“I called Tito,” he said. “I said, ‘If I tell you that I’m going to suspend Cabrera, will you tell me none of my guys are going to get thrown at?’ He said he’d get back to me. When he called back, he said, ‘Are you sure you’re going to suspend Cabrera?’ I said that I was. I’d talked to [general manager] Andy MacPhail and Cabrera was going to miss a start—we were going to take his money.

“Beckett pitched the next day and didn’t hit anybody. If I hadn’t called Tito, one of our guys would have gotten drilled, and deservedly so. Cabrera had a reputation and a problem with Boston and New York. Whenever they hit home runs against him, he’d hit somebody. To this day he’ll tell you he wasn’t throwing at Pedroia, but everybody on the team knew he did. An incident like that can get ugly.”

For somebody to work within the system as Trembley did is both remarkable and honorable, not to mention pragmatic. It leads one to wonder why more managers don’t take that tack.

Then again, maybe some of them do, but we just don’t hear about it. Trembley’s story is not so dissimilar from another incident involving Francona and the Red Sox, which was featured in The Baseball Codes. Pick up the action in a 2006 game between Boston and the Twins, which Minnesota led 8-1 in the bottom of the eighth. With two outs and nobody on base, the batter was Torii Hunter, who worked the count against Red Sox reliever Rudy Seanez to 3-0:

The last thing a pitcher wants to do with his team down by a wide margin late in the game is walk batters, which not only suggests unnecessary nibbling but extends a game that players want to end quickly. When a count gets to 3-0, as it did with Hunter, it’s a near-certainty that the ensuing pitch will be a fastball down the middle.

The unwritten rulebook does not equivocate at this moment, prohibit­ing hitters in such situations not just from swinging hard, but from swing­ing at all. Hunter did both, and his cut drew appropriate notice on the Minnesota bench. “After he swung I said to him, ‘Torii, you know, with a seven-run lead like that, we’ve got to be taking 3-0,’ ” said Twins manager Ron Gardenhire. “He honestly had not even thought about it.”

“I wasn’t thinking,” admitted Hunter. “I just wanted to do something. I knew a fastball was coming, and if I hit a double or whatever, we could get something going. I was just playing the game. I got caught up in it.” The incident serves to illustrate the depth of the Code’s influence. Hunter was generally aware of the unwritten rules, and except for rare instances of absentmindedness abided by them—while simultaneously disdaining much about their very existence. “Man on second, base hit, and you’re winning by eight runs, you hold him up at third,” he said. “You play soft, and I hate that part of the game. I hate that you don’t keep playing the way you’re supposed to, but you have these unwritten rules that you don’t run the score up on guys. Well, okay, what if they come back? The runs we didn’t score, now we look bad. We don’t think about that. At the same time, those rules have been around a long time, and if you don’t fly by them, you’ll probably take a ball to the head, or near it.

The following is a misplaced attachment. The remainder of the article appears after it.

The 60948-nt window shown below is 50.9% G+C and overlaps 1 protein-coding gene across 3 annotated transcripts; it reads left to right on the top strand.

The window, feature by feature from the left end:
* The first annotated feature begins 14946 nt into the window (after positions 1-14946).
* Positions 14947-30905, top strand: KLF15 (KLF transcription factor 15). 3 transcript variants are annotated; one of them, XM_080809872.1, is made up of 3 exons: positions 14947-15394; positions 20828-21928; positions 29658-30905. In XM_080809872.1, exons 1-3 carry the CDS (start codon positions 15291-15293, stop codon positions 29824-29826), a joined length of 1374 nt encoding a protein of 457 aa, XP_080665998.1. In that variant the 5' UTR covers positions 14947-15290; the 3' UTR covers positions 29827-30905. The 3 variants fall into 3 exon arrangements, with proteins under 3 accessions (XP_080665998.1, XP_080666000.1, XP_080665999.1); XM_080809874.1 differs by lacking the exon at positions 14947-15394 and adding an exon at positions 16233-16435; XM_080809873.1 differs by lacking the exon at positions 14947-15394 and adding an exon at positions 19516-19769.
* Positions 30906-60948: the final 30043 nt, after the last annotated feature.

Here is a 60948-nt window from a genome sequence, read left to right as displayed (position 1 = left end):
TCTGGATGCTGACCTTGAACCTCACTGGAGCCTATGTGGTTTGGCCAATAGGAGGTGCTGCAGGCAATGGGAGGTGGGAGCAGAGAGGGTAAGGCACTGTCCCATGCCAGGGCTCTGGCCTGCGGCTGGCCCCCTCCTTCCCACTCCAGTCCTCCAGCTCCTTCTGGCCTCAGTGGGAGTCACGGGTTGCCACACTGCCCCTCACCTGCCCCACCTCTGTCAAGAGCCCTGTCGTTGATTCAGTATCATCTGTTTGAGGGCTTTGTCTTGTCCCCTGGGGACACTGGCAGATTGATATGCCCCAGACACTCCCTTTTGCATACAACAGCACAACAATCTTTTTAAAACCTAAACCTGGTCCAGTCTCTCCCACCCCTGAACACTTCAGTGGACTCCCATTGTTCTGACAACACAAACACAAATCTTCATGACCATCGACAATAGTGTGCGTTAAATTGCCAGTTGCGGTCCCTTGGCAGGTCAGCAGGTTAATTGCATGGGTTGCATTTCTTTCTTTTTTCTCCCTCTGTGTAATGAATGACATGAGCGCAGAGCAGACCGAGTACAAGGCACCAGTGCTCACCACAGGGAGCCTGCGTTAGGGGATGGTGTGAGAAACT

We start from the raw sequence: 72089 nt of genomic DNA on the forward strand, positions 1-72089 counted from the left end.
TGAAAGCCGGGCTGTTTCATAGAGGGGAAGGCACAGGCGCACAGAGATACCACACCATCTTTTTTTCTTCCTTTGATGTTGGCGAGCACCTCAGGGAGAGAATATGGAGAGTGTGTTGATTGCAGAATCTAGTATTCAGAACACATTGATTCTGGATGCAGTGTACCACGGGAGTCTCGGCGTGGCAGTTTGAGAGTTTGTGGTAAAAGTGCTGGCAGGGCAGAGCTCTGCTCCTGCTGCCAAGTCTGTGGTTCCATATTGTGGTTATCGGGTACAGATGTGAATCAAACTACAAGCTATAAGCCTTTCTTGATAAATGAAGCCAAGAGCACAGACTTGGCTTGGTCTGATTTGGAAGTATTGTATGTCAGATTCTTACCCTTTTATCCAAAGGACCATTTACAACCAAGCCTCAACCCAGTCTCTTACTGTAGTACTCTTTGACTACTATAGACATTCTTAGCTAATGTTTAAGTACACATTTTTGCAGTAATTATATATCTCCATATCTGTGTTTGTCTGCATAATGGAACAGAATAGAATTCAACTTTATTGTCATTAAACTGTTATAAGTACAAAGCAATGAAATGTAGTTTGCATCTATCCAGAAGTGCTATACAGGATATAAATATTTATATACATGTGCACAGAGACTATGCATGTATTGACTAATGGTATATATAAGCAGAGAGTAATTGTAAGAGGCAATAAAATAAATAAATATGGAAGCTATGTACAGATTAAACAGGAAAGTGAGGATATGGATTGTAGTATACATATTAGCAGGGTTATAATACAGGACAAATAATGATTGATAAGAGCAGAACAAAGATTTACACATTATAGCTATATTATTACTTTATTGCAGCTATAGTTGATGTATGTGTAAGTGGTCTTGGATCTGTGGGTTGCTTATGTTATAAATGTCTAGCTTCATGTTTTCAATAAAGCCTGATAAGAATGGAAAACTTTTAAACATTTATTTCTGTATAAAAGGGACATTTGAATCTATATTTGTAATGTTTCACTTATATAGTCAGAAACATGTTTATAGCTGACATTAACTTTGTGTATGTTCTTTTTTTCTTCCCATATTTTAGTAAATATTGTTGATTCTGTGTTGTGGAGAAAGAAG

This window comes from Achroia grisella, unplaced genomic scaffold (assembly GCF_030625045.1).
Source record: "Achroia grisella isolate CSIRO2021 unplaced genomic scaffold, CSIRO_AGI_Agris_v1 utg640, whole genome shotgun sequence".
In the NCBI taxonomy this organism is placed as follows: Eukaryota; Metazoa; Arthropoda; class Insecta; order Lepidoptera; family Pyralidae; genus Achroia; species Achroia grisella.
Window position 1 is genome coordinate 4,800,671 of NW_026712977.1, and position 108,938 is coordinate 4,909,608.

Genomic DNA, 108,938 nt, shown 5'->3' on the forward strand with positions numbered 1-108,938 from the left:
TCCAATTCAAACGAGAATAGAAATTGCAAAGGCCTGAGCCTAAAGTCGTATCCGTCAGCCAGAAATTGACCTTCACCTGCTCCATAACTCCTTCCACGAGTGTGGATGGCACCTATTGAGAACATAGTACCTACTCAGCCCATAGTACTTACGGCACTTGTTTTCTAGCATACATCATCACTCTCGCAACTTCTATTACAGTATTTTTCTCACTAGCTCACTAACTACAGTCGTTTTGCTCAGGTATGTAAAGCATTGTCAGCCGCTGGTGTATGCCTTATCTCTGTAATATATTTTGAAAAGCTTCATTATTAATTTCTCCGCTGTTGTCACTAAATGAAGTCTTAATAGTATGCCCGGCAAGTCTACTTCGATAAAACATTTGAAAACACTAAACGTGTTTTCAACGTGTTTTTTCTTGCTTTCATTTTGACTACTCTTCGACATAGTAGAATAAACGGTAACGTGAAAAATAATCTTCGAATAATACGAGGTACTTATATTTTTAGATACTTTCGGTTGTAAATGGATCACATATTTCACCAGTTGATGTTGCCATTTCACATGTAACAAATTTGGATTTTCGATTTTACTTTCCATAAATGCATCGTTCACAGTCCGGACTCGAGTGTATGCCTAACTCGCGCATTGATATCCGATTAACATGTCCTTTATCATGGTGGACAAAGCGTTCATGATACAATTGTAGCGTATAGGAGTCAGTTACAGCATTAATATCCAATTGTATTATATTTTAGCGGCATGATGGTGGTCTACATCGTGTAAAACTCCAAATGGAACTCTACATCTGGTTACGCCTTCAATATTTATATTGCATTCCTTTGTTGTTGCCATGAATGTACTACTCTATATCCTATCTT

“You don’t want to embarrass anybody, but what’s embarrassment when you’re trying to compete? There’s no such thing as embarrassment. You’re out there to try to win, no matter what the score looks like. Whether it’s 4–3 or 14–3, you’re trying to win. I’ve seen guys come back from 14–3 and win the game 15–14. If I go out there and try not to embar­rass you and you come back and win, I look like the dummy.”

It’s a powerful system that forces an All-Star to override his competi­tive instincts for a code in which he does not believe. If one wants to avoid retribution, one must embrace the unwritten rules; barring that, Hunter learned, an act of contrition can suffice.

After the game, Gardenhire took the outfielder to the visitors’ club­house to speak to Red Sox manager Terry Francona, trying to wipe away the potential for hard feelings. To abide by the unwritten rule that bars opposing players from the locker room, the meeting took place in a rear laundry room in the bowels of the Metrodome. There Hunter informed both managers that he had swung out of inattention, not disrespect.

“We wanted to make sure [Francona] understood,” said Gardenhire. “I went there to let him know that I know the game too. It’s a manager’s responsibility when a player swings 3-0 to make sure the player under­stands that. I wanted him to know we didn’t give a sign for him to swing away, that Torii just made a mistake. I thought that it was good for Torii to explain it to him, so I took him over.”

Francona brushed it off as no big deal, saying that his mind had been wrapped around devising ways for the Red Sox to come back in the final frame and that he hadn’t even noticed. He did, however, express his appreciation for the visit. And the rationale worked. It appeased the mem­bers of the Red Sox who had noticed—there were several—and no bean­balls were thrown the following day.

“You see those types of things and you know it’s being taken care of internally,” said Red Sox pitching coach Al Nipper. “You say, hey, it’s an honest mistake, it wasn’t something intentional where the guy’s trying to show you up. We all make mistakes in this game. Ron Gardenhire is a class manager, and that was a true coaching moment for him. . . . I guarantee you, that was a moment he probably didn’t relish to have to do with a vet­eran, but he had to do it.”

[Thanks to reader Shawn Y. for the heads-up.]